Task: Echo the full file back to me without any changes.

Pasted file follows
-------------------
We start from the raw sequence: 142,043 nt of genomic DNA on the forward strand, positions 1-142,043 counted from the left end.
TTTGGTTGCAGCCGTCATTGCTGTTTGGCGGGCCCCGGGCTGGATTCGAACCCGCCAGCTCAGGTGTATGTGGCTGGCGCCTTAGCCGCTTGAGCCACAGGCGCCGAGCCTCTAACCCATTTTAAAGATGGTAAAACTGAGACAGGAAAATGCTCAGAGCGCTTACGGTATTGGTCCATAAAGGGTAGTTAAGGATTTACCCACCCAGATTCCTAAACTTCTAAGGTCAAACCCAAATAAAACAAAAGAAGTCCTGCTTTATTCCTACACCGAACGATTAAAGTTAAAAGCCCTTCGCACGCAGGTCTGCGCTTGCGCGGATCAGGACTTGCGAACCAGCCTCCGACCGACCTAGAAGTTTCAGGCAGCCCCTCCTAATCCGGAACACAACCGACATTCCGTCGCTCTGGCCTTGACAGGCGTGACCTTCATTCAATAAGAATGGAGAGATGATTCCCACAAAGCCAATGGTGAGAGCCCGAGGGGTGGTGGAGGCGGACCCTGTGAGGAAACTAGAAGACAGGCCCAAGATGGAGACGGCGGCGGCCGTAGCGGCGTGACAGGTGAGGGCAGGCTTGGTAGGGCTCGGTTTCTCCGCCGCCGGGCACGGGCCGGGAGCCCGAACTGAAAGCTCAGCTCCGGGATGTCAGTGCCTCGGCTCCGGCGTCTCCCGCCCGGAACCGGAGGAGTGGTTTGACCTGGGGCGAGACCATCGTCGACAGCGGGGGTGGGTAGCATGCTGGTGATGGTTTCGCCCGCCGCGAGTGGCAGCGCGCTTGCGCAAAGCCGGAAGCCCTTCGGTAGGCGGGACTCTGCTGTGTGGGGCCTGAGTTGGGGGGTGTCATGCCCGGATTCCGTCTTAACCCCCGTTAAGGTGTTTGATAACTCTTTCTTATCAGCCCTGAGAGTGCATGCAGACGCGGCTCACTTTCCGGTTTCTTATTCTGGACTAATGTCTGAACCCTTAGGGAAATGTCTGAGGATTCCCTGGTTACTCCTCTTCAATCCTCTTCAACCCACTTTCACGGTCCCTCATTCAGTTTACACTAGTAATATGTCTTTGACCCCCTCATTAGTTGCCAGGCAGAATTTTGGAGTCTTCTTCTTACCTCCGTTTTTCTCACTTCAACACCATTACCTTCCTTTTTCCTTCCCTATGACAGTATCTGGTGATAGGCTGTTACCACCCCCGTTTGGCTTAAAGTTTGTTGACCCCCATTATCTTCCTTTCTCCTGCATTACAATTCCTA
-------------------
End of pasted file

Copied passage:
We start from the raw sequence: 142,043 nt of genomic DNA on the forward strand, positions 1-142,043 counted from the left end.
TTTGGTTGCAGCCGTCATTGCTGTTTGGCGGGCCCCGGGCTGGATTCGAACCCGCCAGCTCAGGTGTATGTGGCTGGCGCCTTAGCCGCTTGAGCCACAGGCGCCGAGCCTCTAACCCATTTTAAAGATGGTAAAACTGAGACAGGAAAATGCTCAGAGCGCTTACGGTATTGGTCCATAAAGGGTAGTTAAGGATTTACCCACCCAGATTCCTAAACTTCTAAGGTCAAACCCAAATAAAACAAAAGAAGTCCTGCTTTATTCCTACACCGAACGATTAAAGTTAAAAGCCCTTCGCACGCAGGTCTGCGCTTGCGCGGATCAGGACTTGCGAACCAGCCTCCGACCGACCTAGAAGTTTCAGGCAGCCCCTCCTAATCCGGAACACAACCGACATTCCGTCGCTCTGGCCTTGACAGGCGTGACCTTCATTCAATAAGAATGGAGAGATGATTCCCACAAAGCCAATGGTGAGAGCCCGAGGGGTGGTGGAGGCGGACCCTGTGAGGAAACTAGAAGACAGGCCCAAGATGGAGACGGCGGCGGCCGTAGCGGCGTGACAGGTGAGGGCAGGCTTGGTAGGGCTCGGTTTCTCCGCCGCCGGGCACGGGCCGGGAGCCCGAACTGAAAGCTCAGCTCCGGGATGTCAGTGCCTCGGCTCCGGCGTCTCCCGCCCGGAACCGGAGGAGTGGTTTGACCTGGGGCGAGACCATCGTCGACAGCGGGGGTGGGTAGCATGCTGGTGATGGTTTCGCCCGCCGCGAGTGGCAGCGCGCTTGCGCAAAGCCGGAAGCCCTTCGGTAGGCGGGACTCTGCTGTGTGGGGCCTGAGTTGGGGGGTGTCATGCCCGGATTCCGTCTTAACCCCCGTTAAGGTGTTTGATAACTCTTTCTTATCAGCCCTGAGAGTGCATGCAGACGCGGCTCACTTTCCGGTTTCTTATTCTGGACTAATGTCTGAACCCTTAGGGAAATGTCTGAGGATTCCCTGGTTACTCCTCTTCAATCCTCTTCAACCCACTTTCACGGTCCCTCATTCAGTTTACACTAGTAATATGTCTTTGACCCCCTCATTAGTTGCCAGGCAGAATTTTGGAGTCTTCTTCTTACCTCCGTTTTTCTCACTTCAACACCATTACCTTCCTTTTTCCTTCCCTATGACAGTATCTGGTGATAGGCTGTTACCACCCCCGTTTGGCTTAAAGTTTGTTGACCCCCATTATCTTCCTTTCTCCTGCATTACAATTCCTA